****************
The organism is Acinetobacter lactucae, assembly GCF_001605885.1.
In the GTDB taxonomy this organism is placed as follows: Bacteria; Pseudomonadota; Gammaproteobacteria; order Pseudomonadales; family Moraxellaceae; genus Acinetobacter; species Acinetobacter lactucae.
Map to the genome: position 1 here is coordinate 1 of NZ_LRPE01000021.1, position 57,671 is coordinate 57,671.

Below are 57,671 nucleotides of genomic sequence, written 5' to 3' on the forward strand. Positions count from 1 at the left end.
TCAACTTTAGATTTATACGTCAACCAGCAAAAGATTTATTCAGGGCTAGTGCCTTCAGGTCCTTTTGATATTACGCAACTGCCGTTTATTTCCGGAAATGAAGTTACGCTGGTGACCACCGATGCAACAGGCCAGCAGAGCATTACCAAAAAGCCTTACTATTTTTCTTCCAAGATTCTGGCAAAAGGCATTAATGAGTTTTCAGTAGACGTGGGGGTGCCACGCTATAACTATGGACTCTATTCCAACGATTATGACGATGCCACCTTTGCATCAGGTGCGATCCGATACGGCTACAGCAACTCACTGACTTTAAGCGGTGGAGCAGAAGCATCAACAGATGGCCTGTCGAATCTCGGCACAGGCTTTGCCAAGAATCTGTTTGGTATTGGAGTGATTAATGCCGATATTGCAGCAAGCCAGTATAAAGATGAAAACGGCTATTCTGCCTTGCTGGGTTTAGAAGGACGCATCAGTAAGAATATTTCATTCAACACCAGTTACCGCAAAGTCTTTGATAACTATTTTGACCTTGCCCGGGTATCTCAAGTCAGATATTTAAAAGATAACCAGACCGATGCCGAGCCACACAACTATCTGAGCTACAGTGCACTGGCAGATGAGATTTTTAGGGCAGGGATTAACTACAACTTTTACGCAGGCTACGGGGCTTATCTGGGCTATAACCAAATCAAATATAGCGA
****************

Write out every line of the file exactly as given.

The organism is Acinetobacter lactucae, assembly GCF_001605885.1.
In the GTDB taxonomy this organism is placed as follows: Bacteria; Pseudomonadota; Gammaproteobacteria; order Pseudomonadales; family Moraxellaceae; genus Acinetobacter; species Acinetobacter lactucae.
Map to the genome: position 1 here is coordinate 1 of NZ_LRPE01000021.1, position 57,671 is coordinate 57,671.

Below are 57,671 nucleotides of genomic sequence, written 5' to 3' on the forward strand. Positions count from 1 at the left end.
TCAACTTTAGATTTATACGTCAACCAGCAAAAGATTTATTCAGGGCTAGTGCCTTCAGGTCCTTTTGATATTACGCAACTGCCGTTTATTTCCGGAAATGAAGTTACGCTGGTGACCACCGATGCAACAGGCCAGCAGAGCATTACCAAAAAGCCTTACTATTTTTCTTCCAAGATTCTGGCAAAAGGCATTAATGAGTTTTCAGTAGACGTGGGGGTGCCACGCTATAACTATGGACTCTATTCCAACGATTATGACGATGCCACCTTTGCATCAGGTGCGATCCGATACGGCTACAGCAACTCACTGACTTTAAGCGGTGGAGCAGAAGCATCAACAGATGGCCTGTCGAATCTCGGCACAGGCTTTGCCAAGAATCTGTTTGGTATTGGAGTGATTAATGCCGATATTGCAGCAAGCCAGTATAAAGATGAAAACGGCTATTCTGCCTTGCTGGGTTTAGAAGGACGCATCAGTAAGAATATTTCATTCAACACCAGTTACCGCAAAGTCTTTGATAACTATTTTGACCTTGCCCGGGTATCTCAAGTCAGATATTTAAAAGATAACCAGACCGATGCCGAGCCACACAACTATCTGAGCTACAGTGCACTGGCAGATGAGATTTTTAGGGCAGGGATTAACTACAACTTTTACGCAGGCTACGGGGCTTATCTGGGCTATAACCAAATCAAATATAGCGA